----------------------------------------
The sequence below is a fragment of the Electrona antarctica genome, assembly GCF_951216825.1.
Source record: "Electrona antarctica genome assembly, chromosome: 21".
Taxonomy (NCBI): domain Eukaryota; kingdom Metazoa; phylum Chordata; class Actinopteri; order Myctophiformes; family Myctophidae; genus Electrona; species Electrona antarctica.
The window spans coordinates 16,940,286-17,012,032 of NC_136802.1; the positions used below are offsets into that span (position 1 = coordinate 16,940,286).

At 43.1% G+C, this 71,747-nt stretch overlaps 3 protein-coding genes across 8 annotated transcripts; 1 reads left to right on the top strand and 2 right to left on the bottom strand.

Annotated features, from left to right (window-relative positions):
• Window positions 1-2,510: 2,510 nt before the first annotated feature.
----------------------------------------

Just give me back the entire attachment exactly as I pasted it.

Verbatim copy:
The sequence below is a fragment of the Electrona antarctica genome, assembly GCF_951216825.1.
Source record: "Electrona antarctica genome assembly, chromosome: 21".
Taxonomy (NCBI): domain Eukaryota; kingdom Metazoa; phylum Chordata; class Actinopteri; order Myctophiformes; family Myctophidae; genus Electrona; species Electrona antarctica.
The window spans coordinates 16,940,286-17,012,032 of NC_136802.1; the positions used below are offsets into that span (position 1 = coordinate 16,940,286).

At 43.1% G+C, this 71,747-nt stretch overlaps 3 protein-coding genes across 8 annotated transcripts; 1 reads left to right on the top strand and 2 right to left on the bottom strand.

Annotated features, from left to right (window-relative positions):
• Window positions 1-2,510: 2,510 nt before the first annotated feature.